Monday, May 18, 2015

Phase One of the Huggins-Grube Protocol

Phase One of the Huggins-Grube Protocol

Last week’s post was a general introduction to the Huggins-Grube Protocol. You’ll remember that’s what we call the specially developed patient protection procedure we use in our work of dental revision.

Now it’s time to dive into the different phases of the Protocol. When you take a long trip, you plan the details beforehand, right? Well, the Protocol is no different. In fact, think of it like a journey from illness to wellness. So, let’s begin with Phase One.

Phase One: Before the Revision Work
There are actually many different steps involved in this first part of the Protocol. However, I don’t want to overload you with too much information. So, I’m only going to talk briefly about the first three steps.

This is really important. If you are well enough, you need to get educated on the topic of dental toxicity. I strongly encourage you to read Dr. Huggins’ book, It’s All In Your Head. It’s like the “magna carta” of biological dentistry. Then, if you have time, continue with Uninformed Consent. Both are available for purchase in the Resources section of

Once you are familiar with the protocol, it’s time to interview a dentist – and other therapists – to see if you can assemble an adequate team to do the treatment you’ve chosen. If you can get to northeast Pennsylvania, then our staff can take care of this. Otherwise, we can put you in touch with another biological dentist nearer your hometown.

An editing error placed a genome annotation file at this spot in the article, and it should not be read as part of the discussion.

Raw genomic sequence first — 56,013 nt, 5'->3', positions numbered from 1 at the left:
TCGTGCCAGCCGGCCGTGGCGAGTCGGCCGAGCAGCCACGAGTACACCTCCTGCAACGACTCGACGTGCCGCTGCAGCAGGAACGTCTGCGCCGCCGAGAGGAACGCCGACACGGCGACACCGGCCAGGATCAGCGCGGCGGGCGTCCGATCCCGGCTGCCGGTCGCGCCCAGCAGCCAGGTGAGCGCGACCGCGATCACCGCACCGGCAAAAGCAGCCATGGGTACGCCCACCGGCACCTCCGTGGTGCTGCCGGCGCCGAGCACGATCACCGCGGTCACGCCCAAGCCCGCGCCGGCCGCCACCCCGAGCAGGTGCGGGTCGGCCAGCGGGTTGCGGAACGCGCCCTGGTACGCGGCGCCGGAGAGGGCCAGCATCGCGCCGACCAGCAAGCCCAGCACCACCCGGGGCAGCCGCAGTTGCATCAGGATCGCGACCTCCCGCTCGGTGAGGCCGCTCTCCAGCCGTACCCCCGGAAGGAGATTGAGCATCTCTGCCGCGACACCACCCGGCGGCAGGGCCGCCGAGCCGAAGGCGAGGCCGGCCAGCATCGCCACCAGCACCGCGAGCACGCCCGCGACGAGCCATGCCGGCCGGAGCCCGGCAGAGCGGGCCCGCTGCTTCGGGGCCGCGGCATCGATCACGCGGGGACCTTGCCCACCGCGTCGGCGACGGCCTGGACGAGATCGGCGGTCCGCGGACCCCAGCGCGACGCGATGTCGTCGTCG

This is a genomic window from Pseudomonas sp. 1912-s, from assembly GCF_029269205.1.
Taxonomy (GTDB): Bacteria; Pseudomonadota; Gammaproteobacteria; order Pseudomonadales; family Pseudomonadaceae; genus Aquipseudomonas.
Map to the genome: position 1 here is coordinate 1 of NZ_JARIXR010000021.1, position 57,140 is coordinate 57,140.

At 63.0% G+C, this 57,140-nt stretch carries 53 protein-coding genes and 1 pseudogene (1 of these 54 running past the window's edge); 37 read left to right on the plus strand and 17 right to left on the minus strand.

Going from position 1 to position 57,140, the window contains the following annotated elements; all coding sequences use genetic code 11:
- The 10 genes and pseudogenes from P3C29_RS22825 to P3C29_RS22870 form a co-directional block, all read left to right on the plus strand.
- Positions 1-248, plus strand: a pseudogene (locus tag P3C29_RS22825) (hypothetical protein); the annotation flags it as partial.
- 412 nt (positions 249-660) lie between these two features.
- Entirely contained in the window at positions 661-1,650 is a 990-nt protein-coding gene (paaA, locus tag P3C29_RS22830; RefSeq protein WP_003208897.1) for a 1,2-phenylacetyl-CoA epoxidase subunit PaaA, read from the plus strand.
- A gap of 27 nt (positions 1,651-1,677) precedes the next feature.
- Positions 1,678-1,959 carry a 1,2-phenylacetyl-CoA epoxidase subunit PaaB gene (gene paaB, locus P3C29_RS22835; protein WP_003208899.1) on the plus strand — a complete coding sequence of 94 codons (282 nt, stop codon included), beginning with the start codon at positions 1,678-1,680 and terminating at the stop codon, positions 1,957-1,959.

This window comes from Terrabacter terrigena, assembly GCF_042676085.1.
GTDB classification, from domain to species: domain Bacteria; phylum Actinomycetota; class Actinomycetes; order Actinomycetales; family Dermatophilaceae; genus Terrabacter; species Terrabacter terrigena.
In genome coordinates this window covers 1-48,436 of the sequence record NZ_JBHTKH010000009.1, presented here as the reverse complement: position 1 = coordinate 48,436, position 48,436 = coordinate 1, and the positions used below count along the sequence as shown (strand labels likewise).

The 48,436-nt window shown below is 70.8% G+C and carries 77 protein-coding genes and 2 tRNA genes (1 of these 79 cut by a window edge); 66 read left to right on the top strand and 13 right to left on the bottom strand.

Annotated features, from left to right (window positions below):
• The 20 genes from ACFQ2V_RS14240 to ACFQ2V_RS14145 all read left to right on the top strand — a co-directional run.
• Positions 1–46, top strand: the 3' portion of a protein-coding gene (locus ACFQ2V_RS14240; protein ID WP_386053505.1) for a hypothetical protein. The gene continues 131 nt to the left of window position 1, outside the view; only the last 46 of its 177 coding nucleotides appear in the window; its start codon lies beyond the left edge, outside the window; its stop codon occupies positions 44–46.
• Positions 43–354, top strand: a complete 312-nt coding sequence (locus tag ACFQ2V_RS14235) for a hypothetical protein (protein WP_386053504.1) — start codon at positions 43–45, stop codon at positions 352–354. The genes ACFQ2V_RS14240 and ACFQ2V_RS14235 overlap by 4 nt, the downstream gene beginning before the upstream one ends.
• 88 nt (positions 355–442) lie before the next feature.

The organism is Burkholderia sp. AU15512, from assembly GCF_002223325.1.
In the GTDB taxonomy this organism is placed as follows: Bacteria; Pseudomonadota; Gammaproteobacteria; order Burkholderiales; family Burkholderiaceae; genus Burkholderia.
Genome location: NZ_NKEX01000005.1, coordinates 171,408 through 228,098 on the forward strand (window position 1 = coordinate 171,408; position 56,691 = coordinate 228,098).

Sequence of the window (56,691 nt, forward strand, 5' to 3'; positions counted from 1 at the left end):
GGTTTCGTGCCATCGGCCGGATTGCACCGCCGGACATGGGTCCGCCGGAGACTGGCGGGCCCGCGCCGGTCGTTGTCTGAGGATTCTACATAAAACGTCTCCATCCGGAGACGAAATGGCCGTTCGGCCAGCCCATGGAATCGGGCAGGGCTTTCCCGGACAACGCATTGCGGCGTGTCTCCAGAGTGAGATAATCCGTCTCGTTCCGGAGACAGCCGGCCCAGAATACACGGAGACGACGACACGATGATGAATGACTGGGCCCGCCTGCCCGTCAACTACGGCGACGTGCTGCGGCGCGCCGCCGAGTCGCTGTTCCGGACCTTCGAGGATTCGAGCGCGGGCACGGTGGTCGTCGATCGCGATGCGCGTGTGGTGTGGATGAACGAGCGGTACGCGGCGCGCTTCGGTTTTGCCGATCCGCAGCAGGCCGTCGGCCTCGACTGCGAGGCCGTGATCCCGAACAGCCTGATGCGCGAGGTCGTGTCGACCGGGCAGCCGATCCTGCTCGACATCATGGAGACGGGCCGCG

Once you’re at the dental office, you can expect a thorough dental examination. It will include both both hard and soft tissue evaluation: that is, teeth and gums, as well as areas of the neck. X-rays will be taken in order to locate: 

  • decayed, dead, or missing teeth
  • cavitations
  • defective fillings
  • root canals

Models of your teeth may be taken at this time in order to evaluate your “bite.” These also may be used in the laboratory to fabricate replacements for any missing teeth that might need to be removed during subsequent procedures.
Whew! Not a bad start, right? Since the examination is pretty comprehensive, I’m going to save the rest of it for next week’s post. For now, you’ve got a good idea of how important it is to plan well any dental revision you are considering.  And, as I said in last week’s post, you can see what a big part a patient plays in his or her healing!

Until next week,

Dr. Blanche

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